Like a comet had crashed
Mati, Greece -- When wildfires began devouring the coastal resort of Mati in July, eventually killing 91 people in the deadliest fire in Greece's history, I was among the first journalists on the scene.
I am no stranger to death and suffering -- in my line of work I have covered war and the migrant crisis and have seen my share of human misery. But the deadly blaze became the most traumatic assignment of my career.
When the fire broke out on July 23, I had been following another fire west of Athens at Kineta. When I heard about the blaze at Mati 80 kilometers to the east, I headed out there, eventually reaching the town in the early evening.
It was utter chaos. Like a comet had crashed.
There were pockets of fire burning, but it was mostly dark as the power had gone out.
On the road ahead, I saw a cameraman filming. I took advantage of his camera light to shoot a few pictures, very quickly. At first, I hadn't fully realised what it was I had photographed.
Then I saw the charred bodies under a car. Two of them, entwined. The police later said there was also a child there. I did not see it.
Another body was just bones and a bit of flesh. The smell of burnt flesh was unbearable.
There were other burnt people in the cars but at the time it didn't register with me. I only realised it later while sending the photos.
The fire was so intense, it melted everything in its path. Molten metal from the cars was flowing on the street. The soles of my shoes were melting too.
I could hear loud bangs -- the sounds of car batteries exploding.
Electric pylons had fallen. I had to crawl beneath one to reach a small bay where people had taken refuge, following the sound of their cries. I only had the flashlight on my phone to light my way. It was like a science fiction film.
On the beach I took pictures of people being rescued by small fishing boats. All the time I was there, there wasn't a single coastguard of navy vessel. It was shocking. At one point I realised that I had stopped taking pictures and was just watching the scene unfold.
I was alone, under pressure, totally confused by what was happening. From a practical viewpoint, it was impossible to file because the internet connection was down too. I worked like a robot, not thinking. The only thing I wanted was a connection to send my pictures.
I let the bureau know the true scope of the disaster. Up until then, officials were talking about a single casualty.
The following morning I was on edge, tired, everything was swirling in my head. I hadn't slept for a day but I still could not stay idle.
The official death toll was 24, but one TV station was talking about a 'horrible thing that cannot be cited yet'. It was the discovery of 26 people in the yard of a villa, just next to the sea.
The bodies were found in groups, locked in embrace. Undoubtedly they had panicked and lost their way. They wanted to reach the beach but the property stood above a cliff. I had photographed them from afar. In any case we were not allowed by the authorities to get any closer, and even then I'm not sure I would have approached.
This fire is the worst thing I've ever seen on the job. I've never seen a disaster such as this.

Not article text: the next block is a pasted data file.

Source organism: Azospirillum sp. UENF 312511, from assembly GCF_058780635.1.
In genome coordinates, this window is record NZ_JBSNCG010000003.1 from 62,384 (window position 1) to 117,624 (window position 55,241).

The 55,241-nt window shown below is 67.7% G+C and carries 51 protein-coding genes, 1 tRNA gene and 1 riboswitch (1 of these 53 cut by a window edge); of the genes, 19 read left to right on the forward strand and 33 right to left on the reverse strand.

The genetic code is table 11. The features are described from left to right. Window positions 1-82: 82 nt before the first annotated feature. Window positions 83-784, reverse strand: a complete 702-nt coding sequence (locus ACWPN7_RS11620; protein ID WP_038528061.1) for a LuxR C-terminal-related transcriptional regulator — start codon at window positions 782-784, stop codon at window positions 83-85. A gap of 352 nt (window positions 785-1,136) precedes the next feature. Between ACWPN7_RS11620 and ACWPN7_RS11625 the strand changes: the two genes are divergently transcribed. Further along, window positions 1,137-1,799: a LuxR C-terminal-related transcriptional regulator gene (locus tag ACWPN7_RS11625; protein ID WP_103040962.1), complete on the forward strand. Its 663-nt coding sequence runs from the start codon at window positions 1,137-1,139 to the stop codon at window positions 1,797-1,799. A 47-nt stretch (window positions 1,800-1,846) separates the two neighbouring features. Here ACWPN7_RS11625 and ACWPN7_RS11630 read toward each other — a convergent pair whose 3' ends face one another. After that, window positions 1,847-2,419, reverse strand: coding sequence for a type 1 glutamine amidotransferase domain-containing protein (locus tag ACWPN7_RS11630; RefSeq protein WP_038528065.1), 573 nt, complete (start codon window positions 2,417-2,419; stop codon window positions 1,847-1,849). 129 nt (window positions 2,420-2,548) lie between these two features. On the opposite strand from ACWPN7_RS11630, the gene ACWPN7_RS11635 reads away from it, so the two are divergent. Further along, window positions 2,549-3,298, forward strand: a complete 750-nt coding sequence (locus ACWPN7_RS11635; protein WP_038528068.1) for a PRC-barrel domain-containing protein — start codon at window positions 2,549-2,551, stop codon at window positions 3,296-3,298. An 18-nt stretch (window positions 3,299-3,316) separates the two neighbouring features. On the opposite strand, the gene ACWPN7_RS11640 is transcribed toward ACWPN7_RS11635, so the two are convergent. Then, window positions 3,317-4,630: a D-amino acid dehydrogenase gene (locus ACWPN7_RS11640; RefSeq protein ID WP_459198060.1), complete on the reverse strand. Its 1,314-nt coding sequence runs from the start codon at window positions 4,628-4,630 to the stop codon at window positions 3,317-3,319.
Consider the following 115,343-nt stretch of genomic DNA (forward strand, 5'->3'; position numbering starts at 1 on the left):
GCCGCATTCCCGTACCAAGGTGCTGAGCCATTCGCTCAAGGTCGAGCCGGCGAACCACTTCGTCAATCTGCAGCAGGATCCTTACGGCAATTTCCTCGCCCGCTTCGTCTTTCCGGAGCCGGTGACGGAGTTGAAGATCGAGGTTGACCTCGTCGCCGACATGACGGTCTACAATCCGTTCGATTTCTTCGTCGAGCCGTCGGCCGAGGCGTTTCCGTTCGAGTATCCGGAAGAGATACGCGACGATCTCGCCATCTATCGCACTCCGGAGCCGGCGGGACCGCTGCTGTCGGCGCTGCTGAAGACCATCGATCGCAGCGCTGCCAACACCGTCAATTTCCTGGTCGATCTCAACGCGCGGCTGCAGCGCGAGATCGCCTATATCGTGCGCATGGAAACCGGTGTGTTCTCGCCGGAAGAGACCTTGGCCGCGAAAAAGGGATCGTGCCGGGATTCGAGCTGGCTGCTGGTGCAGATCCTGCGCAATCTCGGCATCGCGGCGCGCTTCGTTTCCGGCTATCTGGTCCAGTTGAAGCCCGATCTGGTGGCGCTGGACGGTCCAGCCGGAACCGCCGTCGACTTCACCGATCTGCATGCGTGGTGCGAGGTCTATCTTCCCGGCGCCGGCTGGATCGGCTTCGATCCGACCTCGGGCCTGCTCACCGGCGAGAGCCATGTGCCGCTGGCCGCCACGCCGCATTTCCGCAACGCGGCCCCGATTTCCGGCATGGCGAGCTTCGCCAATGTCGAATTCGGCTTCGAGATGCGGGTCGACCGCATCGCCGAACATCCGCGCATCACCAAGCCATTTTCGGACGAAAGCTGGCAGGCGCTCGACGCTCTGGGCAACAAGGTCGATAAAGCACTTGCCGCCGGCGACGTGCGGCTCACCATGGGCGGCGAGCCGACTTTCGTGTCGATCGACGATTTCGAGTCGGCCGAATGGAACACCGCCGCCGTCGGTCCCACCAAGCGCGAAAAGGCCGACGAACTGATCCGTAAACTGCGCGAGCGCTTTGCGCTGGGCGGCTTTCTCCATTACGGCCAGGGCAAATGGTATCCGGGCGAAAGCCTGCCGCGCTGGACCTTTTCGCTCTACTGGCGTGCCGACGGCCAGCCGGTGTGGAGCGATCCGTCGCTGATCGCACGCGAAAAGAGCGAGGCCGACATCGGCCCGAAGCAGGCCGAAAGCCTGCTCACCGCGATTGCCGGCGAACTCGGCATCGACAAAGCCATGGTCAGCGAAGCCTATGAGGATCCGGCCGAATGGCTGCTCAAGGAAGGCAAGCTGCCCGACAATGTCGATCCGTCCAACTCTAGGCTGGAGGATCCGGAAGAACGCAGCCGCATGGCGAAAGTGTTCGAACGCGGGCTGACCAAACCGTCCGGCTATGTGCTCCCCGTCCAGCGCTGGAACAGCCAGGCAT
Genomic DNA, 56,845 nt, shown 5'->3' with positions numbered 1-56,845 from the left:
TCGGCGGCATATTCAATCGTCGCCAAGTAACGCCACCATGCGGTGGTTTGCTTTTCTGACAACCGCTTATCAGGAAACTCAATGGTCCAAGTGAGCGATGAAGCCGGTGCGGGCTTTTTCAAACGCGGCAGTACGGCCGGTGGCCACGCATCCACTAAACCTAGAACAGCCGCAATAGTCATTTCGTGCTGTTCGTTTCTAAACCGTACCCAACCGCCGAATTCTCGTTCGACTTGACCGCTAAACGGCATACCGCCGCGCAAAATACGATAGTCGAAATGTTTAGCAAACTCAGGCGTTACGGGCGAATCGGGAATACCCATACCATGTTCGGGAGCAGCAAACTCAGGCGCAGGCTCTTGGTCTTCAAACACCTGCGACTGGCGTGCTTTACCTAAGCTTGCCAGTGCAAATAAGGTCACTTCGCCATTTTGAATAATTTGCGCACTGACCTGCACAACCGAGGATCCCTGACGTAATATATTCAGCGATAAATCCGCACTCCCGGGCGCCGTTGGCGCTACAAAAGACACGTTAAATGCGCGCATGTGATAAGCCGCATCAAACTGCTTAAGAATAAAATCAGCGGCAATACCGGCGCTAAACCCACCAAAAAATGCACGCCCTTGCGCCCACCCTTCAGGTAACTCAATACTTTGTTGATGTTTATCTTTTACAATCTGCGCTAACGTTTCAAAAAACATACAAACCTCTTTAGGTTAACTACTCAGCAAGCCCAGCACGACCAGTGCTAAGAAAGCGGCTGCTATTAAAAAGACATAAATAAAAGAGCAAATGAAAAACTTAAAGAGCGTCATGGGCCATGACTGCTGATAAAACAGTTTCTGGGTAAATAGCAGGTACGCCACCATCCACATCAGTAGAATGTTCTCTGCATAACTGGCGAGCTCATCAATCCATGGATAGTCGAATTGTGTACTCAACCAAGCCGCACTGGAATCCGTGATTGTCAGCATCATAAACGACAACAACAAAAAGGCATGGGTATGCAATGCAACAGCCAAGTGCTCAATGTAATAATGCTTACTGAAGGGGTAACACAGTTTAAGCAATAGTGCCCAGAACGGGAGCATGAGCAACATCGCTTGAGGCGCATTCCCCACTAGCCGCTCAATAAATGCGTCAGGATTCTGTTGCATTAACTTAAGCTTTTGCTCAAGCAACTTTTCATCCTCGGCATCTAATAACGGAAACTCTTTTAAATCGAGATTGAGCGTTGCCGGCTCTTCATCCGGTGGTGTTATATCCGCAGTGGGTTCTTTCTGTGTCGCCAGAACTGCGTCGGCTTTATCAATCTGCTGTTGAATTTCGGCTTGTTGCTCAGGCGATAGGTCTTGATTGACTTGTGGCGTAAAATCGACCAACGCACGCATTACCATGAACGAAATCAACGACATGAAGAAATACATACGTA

I've been to war zones, seen people killed in bombardments. I've also seen terrible things while covering the migrant crisis.
But to see an entire village wiped out, in the 21st century. It's my own country too, which makes it even more distressing. Words are not enough to describe what I saw.
It was only on the third day that I began to realise what had happened.
The fire was very unpredictable. I took a picture of a bouquet of flowers placed at the fence of a house, in homage to a family that died there. There were still pieces of bone below the bouquet, left over when the rescuers removed the bodies. But after killing these people, the fire cruelly changed direction, and their house was spared. That's what a neighbor told me.
I continued to take pictures until the fourth day, July 26, including some of damaged properties, to help the owners claim compensation.
On the fifth day, I didn't go back. But I still woke up at five in the morning. I needed to rest for a few days.
There is the question of what photos we are allowed to send for a disaster of this magnitude. Photographing the dead is part of my job. But I try to do it with respect.
On the first night out, I sent just one photo of a charred body under a car. You could not see much. I thought this was enough to show what was happening.
Then we decided with the photo chief in Athens in Paris that I should send more and that the desk in Paris would decide what to put out on the wire.
It's a fine balance between ethics, respect for the dead, and public information. It is important for people to have an idea of what happened.
I think in situations like this, the photographer on the ground should send everything he shoots. And the people on the desk, who are more detached, should decide what to send on to clients.
It's my job to show pictures of bodies, of course, but what interests me is to show viewers another aspect, to take a certain distance.
For example, my favourite image is one I took on the hill above Mati early that first evening. A father looking at the blaze in the distance, his child in his arms.
This blog was written with Odile Duperry in Athens.